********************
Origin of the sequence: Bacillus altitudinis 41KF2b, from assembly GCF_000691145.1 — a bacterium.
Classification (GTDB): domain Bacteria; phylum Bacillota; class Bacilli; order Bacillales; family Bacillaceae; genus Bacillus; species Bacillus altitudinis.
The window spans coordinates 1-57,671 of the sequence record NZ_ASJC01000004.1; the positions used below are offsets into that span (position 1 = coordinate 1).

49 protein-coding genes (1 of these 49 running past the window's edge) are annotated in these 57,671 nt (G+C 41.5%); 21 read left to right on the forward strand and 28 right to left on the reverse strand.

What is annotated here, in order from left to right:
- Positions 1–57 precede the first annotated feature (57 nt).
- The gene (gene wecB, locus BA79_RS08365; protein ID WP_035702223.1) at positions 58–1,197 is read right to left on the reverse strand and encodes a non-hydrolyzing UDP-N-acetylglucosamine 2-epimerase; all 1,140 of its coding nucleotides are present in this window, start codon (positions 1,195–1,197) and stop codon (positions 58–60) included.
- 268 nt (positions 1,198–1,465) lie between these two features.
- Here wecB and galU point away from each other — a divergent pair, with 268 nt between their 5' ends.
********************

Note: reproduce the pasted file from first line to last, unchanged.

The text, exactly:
Origin of the sequence: Bacillus altitudinis 41KF2b, from assembly GCF_000691145.1 — a bacterium.
Classification (GTDB): domain Bacteria; phylum Bacillota; class Bacilli; order Bacillales; family Bacillaceae; genus Bacillus; species Bacillus altitudinis.
The window spans coordinates 1-57,671 of the sequence record NZ_ASJC01000004.1; the positions used below are offsets into that span (position 1 = coordinate 1).

49 protein-coding genes (1 of these 49 running past the window's edge) are annotated in these 57,671 nt (G+C 41.5%); 21 read left to right on the forward strand and 28 right to left on the reverse strand.

What is annotated here, in order from left to right:
- Positions 1–57 precede the first annotated feature (57 nt).
- The gene (gene wecB, locus BA79_RS08365; protein ID WP_035702223.1) at positions 58–1,197 is read right to left on the reverse strand and encodes a non-hydrolyzing UDP-N-acetylglucosamine 2-epimerase; all 1,140 of its coding nucleotides are present in this window, start codon (positions 1,195–1,197) and stop codon (positions 58–60) included.
- 268 nt (positions 1,198–1,465) lie between these two features.
- Here wecB and galU point away from each other — a divergent pair, with 268 nt between their 5' ends.